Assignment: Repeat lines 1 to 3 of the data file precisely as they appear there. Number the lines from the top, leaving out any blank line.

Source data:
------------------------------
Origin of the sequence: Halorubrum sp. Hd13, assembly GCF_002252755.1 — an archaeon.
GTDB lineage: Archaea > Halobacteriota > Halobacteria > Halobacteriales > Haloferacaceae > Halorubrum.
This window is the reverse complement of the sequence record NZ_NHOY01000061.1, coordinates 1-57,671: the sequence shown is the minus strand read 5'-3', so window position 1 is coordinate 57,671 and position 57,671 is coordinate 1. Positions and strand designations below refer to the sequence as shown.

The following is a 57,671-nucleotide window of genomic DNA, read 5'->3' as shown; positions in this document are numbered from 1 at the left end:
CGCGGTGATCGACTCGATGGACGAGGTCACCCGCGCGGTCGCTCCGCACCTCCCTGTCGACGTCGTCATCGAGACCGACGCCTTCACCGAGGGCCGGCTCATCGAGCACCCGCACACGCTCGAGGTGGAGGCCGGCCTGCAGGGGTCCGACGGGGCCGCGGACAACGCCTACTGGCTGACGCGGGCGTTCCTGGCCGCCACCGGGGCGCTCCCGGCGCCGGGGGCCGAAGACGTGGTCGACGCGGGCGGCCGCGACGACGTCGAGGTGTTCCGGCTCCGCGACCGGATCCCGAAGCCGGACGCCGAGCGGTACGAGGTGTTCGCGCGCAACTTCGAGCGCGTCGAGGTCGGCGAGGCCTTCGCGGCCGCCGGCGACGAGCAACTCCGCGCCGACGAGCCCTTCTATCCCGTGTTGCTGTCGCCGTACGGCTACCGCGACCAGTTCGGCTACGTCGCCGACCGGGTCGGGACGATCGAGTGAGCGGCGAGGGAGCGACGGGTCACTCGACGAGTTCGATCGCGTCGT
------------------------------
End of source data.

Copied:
Origin of the sequence: Halorubrum sp. Hd13, assembly GCF_002252755.1 — an archaeon.
GTDB lineage: Archaea > Halobacteriota > Halobacteria > Halobacteriales > Haloferacaceae > Halorubrum.
This window is the reverse complement of the sequence record NZ_NHOY01000061.1, coordinates 1-57,671: the sequence shown is the minus strand read 5'-3', so window position 1 is coordinate 57,671 and position 57,671 is coordinate 1. Positions and strand designations below refer to the sequence as shown.